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Ohio Department of Aging Boomerang: It all comes back to you!

Boomerang: It all comes back to you!

My Family - March 2013

Scams prey on trust, desire to do the right thing
Knowledge is the best weapon to defend yourself and your loved ones from common scams

By Peter G. Tamburro, Boomerang staff writer

Earlier this month, the Cleveland Plain Dealer alerted readers to a scam in which callers contact Ohioans and ask for personal information or tell them they must purchase pre-paid debit cards to pay a debt or face arrest. In an ironic twist, these scammers claim to be calling on behalf of the Attorney General's Office or Bureau of Criminal Investigation. However, the folks at Ohio's Attorney General Mike DeWine's office assure us that these calls are not legitimate, nor are they on behalf of any state government entity. If you receive a call like this, do not give any information and hang up.

Identifying the various scams and frauds can be tricky, but they usually have common threads. For example, a scammer may:

  • Promise you can win, make or borrow money easily, but insist you act immediately;
  • Refuse to send you information before you agree to buy or donate;
  • Attempt to scare you into buying something;
  • Insist you wire money or have a courier pick up payment;
  • Refuse to stop calling after you tell them not to call again;
  • Ask you to sign blank or incomplete forms, contracts, applications; and
  • Demand full payment before work is completed or you have inspected it.

Here are some examples of common scams being reported today.

Home repair scams - Scammers posing as contractors and salespeople come to your home and offer to make repairs around the house. They give an estimate up front without an inspection or ask you to sign an incomplete contract, requiring at least half payment before they start work. They may not show after receiving payment, and if they do show up, the work is usually poor quality or incomplete.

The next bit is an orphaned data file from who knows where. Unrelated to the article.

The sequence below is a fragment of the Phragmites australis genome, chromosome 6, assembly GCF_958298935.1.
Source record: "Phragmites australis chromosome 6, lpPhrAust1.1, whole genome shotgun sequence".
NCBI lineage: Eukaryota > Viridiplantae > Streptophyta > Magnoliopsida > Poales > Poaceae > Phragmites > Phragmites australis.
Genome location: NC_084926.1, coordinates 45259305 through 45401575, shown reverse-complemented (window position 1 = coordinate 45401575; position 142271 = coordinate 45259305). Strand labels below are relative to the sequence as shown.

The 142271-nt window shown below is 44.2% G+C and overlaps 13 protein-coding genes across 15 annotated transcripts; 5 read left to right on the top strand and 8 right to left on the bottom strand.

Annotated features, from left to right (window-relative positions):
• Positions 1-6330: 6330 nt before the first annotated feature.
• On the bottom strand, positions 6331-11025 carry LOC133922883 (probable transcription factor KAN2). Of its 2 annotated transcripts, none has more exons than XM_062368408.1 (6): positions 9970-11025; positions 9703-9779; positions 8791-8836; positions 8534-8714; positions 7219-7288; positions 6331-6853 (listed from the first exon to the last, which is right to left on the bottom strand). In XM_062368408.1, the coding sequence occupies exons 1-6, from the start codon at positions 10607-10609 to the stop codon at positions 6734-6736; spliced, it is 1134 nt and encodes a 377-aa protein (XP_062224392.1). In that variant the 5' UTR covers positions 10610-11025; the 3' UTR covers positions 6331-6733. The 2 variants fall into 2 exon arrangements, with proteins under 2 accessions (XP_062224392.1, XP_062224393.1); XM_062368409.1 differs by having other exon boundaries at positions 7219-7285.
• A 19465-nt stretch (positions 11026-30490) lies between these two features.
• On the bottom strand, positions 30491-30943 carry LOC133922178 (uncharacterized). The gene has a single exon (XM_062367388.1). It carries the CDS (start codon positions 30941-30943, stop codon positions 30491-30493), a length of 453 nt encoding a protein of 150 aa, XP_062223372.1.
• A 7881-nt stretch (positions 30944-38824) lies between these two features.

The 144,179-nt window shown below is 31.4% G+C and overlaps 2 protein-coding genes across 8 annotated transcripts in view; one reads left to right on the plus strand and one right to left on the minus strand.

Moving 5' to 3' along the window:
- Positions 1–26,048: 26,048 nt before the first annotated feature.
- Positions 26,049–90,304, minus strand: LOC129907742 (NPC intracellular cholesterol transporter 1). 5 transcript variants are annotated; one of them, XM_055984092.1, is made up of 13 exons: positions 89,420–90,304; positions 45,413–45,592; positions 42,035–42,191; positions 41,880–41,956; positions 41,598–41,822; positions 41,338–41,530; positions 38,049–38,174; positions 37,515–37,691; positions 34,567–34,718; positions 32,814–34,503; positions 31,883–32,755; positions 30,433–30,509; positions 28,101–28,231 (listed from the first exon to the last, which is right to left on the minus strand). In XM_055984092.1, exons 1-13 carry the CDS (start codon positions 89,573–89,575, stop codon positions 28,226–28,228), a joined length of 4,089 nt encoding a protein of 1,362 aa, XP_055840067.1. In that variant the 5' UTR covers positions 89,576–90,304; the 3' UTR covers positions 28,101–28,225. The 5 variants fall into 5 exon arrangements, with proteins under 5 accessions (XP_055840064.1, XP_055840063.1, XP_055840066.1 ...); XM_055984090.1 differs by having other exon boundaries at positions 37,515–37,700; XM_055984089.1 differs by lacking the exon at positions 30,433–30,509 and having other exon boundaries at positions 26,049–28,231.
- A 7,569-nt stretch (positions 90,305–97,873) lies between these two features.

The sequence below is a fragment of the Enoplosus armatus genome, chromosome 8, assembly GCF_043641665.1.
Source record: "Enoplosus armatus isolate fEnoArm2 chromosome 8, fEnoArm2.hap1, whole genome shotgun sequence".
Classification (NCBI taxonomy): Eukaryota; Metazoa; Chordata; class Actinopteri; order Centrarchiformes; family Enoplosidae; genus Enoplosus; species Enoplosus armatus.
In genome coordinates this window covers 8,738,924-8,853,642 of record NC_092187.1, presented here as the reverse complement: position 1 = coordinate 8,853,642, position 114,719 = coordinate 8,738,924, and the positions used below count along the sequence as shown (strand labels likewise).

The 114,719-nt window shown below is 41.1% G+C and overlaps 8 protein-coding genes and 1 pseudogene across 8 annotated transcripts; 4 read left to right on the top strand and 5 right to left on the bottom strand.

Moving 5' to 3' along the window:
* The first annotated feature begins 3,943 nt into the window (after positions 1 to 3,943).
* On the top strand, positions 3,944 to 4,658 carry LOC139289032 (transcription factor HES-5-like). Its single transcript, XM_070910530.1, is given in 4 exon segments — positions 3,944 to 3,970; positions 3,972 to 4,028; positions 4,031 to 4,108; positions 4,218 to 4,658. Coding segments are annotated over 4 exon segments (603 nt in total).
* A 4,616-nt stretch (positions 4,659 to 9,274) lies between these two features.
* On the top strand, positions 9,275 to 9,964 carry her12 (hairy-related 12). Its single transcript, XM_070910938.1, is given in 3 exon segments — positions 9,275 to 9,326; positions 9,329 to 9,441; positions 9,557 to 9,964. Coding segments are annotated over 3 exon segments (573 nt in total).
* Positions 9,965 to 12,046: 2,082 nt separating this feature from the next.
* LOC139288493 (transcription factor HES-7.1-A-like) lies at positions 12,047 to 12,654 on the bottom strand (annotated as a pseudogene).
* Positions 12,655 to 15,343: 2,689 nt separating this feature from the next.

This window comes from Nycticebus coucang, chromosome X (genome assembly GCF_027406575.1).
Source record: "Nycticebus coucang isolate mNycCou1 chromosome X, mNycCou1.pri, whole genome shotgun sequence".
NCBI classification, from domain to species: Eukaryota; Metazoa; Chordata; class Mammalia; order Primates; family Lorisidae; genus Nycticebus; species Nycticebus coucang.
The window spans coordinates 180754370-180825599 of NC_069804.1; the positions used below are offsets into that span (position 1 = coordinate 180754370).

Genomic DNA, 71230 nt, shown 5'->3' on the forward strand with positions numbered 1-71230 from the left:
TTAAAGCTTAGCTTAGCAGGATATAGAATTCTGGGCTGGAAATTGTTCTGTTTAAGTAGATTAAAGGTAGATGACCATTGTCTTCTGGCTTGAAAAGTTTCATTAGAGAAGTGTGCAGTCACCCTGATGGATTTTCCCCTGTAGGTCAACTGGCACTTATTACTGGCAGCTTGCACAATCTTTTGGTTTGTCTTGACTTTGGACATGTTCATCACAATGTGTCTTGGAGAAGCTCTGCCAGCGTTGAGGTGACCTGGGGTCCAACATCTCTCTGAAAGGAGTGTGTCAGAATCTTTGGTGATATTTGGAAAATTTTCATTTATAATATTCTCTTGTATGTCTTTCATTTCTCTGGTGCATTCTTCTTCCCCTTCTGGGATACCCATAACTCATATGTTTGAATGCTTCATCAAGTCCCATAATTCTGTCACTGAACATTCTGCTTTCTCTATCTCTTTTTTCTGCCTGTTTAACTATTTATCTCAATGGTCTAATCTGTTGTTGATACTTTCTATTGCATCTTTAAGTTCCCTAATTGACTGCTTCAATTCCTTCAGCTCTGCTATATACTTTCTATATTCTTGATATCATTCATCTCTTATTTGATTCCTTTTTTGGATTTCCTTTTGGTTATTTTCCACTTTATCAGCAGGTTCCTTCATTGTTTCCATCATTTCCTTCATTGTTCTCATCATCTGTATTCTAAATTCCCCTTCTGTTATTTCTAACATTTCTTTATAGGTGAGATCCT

Grandkid scams - You receive a phone call from someone who says, "It's me, Grandma." You think it is one of your grandchildren, and the young person on the line says, "I got pulled over by the police..." "I was in an accident..." "My car broke down..." "I'm stuck..." etc. They ask you to wire money and say, "please don't tell Mom."

Medicare and insurance fraud - A provider asks you to sign a blank or incomplete insurance claim form or doesn't tell you how much your costs will be. Or, someone may tell you that you need a new card and asks for your insurance or Medicare identification card number. If you provide the information requested, you may be billed for services and equipment you didn't receive or even request.

Account information scams - You receive a telephone call, e-mail or text message appearing to come from your bank or credit card company and asking you to verify your account information (account number, social security number, passwords or personal information). They may say they suspect your account has been compromised and may try to scare you by saying if you refuse to provide the information, they'll restrict your access to your money. If there has been a security breach, your bank will already have the information and only need your permission to do something about it.

Follow these simple rules can help you protect yourself from fraud:

  1. Guard your Social Security, Medicare, Medicaid, insurance, credit card and bank account numbers and cards like they were cash. If a stranger came up to you and said, "Let me see that $50 bill in your wallet, I think there may be something wrong with it," would you give it to him? To a scammer, any of the above information is as good as cash. If you didn't initiate the contact, be skeptical when they ask for information they should already have if they were who they claimed to be.
  2. Remember that it is okay to hang up on a sales call, telemarketer or anyone who you are not sure who they are. Almost all scams involve people pretending to be someone they are not. If someone calls you for information or help and you aren't sure who the person is on the phone, it's okay to say "no," and hang up. Then, look up the institution's phone number in the phone book, via information, on their website or on your card or statement and call them to see if the contact was legitimate.

If you suspect you've been the target of a scam, report it to the Attorney General's office via their website or by calling their help center at 1-800-282-0515.


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